Michael Seibel, a partner at Y Combinator, wrote in his blog last week on his experience with the new Oculus. Especially, he mentioned the following:
Because VR is so immersive, I can imagine myself spending significant amounts of time (hours) with a headset on, every day. As a result, gaming will not be the only significant Applications for VR. My headset will steal time time from other screens (tv/laptop/phone) and as a result there will be an explosion of VR consumer apps, entertainment apps, developer tools, and more.
Couple this with Ben Thompson’s post on the Great Unbundling this week, and we can see a glimpse of how technology will affect the media industry in the future. I’ll summarize Ben’s takeaways from his post and comment on how VR may play a role in transforming media.
The Old Media Model & the Economics of Bundling
In the pre-Internet era, media companies profited through distribution and then integration. Newspapers bundled editorial and ads to its subscribers; record labels integrated back catalogs and new musics; and cable TV bundled various programming with ads. The economics underlying these models, as Chris Dixon explains in his post, can benefit both distributors and customers if customers like more than one thing.
Internet Brings the Cost of Distribution to ZERO
The Internet gave birth to Google and Facebook, which diminished the distribution-based monopoly that traditional media companies held. Now advertisers could bypass publications and use Google and Facebook to reach end users directly. Spotify and Apple Music gave users access to all their catalog for a monthly fee model. TV, on the other hand, has avoided the Great Unbundling so far. Ben Thompson cites three main reasons why:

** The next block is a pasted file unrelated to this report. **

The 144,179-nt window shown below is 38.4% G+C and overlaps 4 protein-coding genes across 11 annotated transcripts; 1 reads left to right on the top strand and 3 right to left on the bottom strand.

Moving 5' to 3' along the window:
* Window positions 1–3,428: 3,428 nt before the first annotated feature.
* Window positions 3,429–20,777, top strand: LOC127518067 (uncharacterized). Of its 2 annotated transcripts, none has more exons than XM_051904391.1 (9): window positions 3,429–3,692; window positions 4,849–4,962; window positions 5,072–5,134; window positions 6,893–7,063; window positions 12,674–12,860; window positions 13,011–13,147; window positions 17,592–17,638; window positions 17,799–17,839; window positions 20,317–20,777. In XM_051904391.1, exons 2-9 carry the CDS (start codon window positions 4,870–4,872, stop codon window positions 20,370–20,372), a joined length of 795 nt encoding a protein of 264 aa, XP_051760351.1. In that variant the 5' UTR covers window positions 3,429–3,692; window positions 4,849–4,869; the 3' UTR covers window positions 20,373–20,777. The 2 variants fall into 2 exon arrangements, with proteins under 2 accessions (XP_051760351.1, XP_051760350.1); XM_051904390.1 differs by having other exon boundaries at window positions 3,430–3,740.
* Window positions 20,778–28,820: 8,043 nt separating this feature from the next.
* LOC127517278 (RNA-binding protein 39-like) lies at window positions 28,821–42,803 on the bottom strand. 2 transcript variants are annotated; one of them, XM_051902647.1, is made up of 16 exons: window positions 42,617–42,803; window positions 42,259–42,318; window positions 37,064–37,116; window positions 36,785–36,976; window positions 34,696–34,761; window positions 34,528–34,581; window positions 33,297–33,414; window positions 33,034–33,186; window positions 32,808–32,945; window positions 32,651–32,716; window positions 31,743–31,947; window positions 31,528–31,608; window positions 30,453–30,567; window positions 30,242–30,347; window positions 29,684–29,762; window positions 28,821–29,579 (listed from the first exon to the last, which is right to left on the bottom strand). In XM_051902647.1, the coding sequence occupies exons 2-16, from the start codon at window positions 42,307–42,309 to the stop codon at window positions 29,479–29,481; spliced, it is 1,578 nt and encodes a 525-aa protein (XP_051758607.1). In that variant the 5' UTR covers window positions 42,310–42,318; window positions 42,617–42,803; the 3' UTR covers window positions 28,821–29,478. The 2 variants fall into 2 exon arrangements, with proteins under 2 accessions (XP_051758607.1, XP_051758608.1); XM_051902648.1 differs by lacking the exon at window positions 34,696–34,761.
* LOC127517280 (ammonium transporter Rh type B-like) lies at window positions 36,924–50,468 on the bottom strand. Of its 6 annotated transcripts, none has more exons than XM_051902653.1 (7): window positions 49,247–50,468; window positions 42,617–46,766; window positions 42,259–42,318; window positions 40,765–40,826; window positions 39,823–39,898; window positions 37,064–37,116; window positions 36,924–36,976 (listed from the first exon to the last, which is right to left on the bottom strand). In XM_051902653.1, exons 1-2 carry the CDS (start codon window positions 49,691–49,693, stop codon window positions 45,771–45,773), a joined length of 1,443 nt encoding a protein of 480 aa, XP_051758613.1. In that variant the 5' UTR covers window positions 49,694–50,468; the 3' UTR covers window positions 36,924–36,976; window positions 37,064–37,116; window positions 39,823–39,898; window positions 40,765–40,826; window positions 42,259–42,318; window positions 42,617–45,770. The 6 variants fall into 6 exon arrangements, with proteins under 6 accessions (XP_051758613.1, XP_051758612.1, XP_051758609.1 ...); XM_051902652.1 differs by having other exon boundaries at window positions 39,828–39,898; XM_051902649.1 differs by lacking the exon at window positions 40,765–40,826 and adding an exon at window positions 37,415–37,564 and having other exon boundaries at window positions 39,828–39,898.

- Internet did not mean zero cost distribution until recently. Streaming video takes more bandwidth than print and audio files.
- TV ads delivers superior ROI as it can reach a massive number of potential buyers.
- Cable bundling still provided value to customers and cable providers.
The Jobs TV Does
TV has traditionally played the following roles in our lives:
- Kept us informed (news)
- Provided educational content
- Live sporting events
- Told stories
- Offered escapism
To a certain extent, the Internet replaced the first two roles that TV played. Netflix is actively challenging the “story-telling” category, and Facebook and Snapchat has creeped into the fifth category, allowing individuals to escape reality and find an antidote to their boredom. Ben Thompson then goes into detail about the Facebook Epoch, the Netflix backlash, and the Great Unbundling of TV. But I want to go back to where we began this story with VR. How will VR challenge TV and media?
VR: Can it Dethrone TV?
From Michael Seibel’s quote, we can already see how VR can provide the escapism that Facebook and Snapchat has begun to take away from TV. Instead of scrolling through Facebook feeds or Snap stories, why not immerse yourself in virtual reality, playing games, hanging out with friends, or going on adventures?
The more interesting part that I see VR challenging TV is in the area of live sports/entertainment, which is the last of the “jobs” listed above in which TV maintains the advantage. One of our readers, Taylor Weese commented on a prior post asking when he can “sit at home with a VR headset and switch between a 1st person POV of Kyrie and Lebron on demand.” ESPN, ABC, and FOX currently hold long-term exclusive rights to sports streaming. But imagine how the viewership experience would change if one can indeed experience the game with the players. Will VR cut into cable companies’ dominance in live sports streaming?
This can apply to other areas of entertainment as well. What if you can listen to music as if you’re at a concert? Perhaps artists can bypass venue holders to stream their music directly to customers. We’re still far from VR being mainstream and ubiquitous. But just as we never expected a Netflix or YouTube to dethrone other pillars of TV, we can bet on VR cutting into even the most stable roles that TV plays right now.